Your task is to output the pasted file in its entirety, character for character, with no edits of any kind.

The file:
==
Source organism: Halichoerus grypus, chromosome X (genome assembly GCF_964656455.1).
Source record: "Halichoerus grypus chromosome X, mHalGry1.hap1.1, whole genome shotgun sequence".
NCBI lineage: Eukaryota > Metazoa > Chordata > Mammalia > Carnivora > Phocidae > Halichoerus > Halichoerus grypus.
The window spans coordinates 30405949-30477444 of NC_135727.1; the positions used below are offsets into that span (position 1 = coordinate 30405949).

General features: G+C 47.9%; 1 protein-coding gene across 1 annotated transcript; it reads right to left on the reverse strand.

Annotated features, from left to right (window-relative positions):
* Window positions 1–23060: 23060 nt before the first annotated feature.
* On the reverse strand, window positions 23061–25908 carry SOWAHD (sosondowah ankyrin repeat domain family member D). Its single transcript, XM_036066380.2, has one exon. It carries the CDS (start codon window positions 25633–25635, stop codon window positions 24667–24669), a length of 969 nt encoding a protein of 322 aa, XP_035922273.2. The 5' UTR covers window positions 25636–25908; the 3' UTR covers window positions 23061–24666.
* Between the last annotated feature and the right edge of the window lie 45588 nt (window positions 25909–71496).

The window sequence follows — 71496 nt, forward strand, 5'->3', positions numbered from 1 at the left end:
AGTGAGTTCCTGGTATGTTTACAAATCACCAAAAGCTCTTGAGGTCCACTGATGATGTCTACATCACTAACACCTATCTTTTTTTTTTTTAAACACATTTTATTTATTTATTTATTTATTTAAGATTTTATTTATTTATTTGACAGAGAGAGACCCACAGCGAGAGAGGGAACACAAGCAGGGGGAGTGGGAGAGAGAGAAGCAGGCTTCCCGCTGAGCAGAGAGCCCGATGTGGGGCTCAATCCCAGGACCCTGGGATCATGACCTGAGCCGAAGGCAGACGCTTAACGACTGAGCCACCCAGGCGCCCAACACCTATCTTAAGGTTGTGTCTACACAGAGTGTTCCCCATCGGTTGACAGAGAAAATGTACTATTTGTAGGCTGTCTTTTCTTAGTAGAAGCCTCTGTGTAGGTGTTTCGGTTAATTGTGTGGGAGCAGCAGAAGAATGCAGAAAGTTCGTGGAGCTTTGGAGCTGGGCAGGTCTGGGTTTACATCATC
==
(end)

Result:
Source organism: Halichoerus grypus, chromosome X (genome assembly GCF_964656455.1).
Source record: "Halichoerus grypus chromosome X, mHalGry1.hap1.1, whole genome shotgun sequence".
NCBI lineage: Eukaryota > Metazoa > Chordata > Mammalia > Carnivora > Phocidae > Halichoerus > Halichoerus grypus.
The window spans coordinates 30405949-30477444 of NC_135727.1; the positions used below are offsets into that span (position 1 = coordinate 30405949).

General features: G+C 47.9%; 1 protein-coding gene across 1 annotated transcript; it reads right to left on the reverse strand.

Annotated features, from left to right (window-relative positions):
* Window positions 1–23060: 23060 nt before the first annotated feature.
* On the reverse strand, window positions 23061–25908 carry SOWAHD (sosondowah ankyrin repeat domain family member D). Its single transcript, XM_036066380.2, has one exon. It carries the CDS (start codon window positions 25633–25635, stop codon window positions 24667–24669), a length of 969 nt encoding a protein of 322 aa, XP_035922273.2. The 5' UTR covers window positions 25636–25908; the 3' UTR covers window positions 23061–24666.
* Between the last annotated feature and the right edge of the window lie 45588 nt (window positions 25909–71496).

The window sequence follows — 71496 nt, forward strand, 5'->3', positions numbered from 1 at the left end:
AGTGAGTTCCTGGTATGTTTACAAATCACCAAAAGCTCTTGAGGTCCACTGATGATGTCTACATCACTAACACCTATCTTTTTTTTTTTTAAACACATTTTATTTATTTATTTATTTATTTAAGATTTTATTTATTTATTTGACAGAGAGAGACCCACAGCGAGAGAGGGAACACAAGCAGGGGGAGTGGGAGAGAGAGAAGCAGGCTTCCCGCTGAGCAGAGAGCCCGATGTGGGGCTCAATCCCAGGACCCTGGGATCATGACCTGAGCCGAAGGCAGACGCTTAACGACTGAGCCACCCAGGCGCCCAACACCTATCTTAAGGTTGTGTCTACACAGAGTGTTCCCCATCGGTTGACAGAGAAAATGTACTATTTGTAGGCTGTCTTTTCTTAGTAGAAGCCTCTGTGTAGGTGTTTCGGTTAATTGTGTGGGAGCAGCAGAAGAATGCAGAAAGTTCGTGGAGCTTTGGAGCTGGGCAGGTCTGGGTTTACATCATC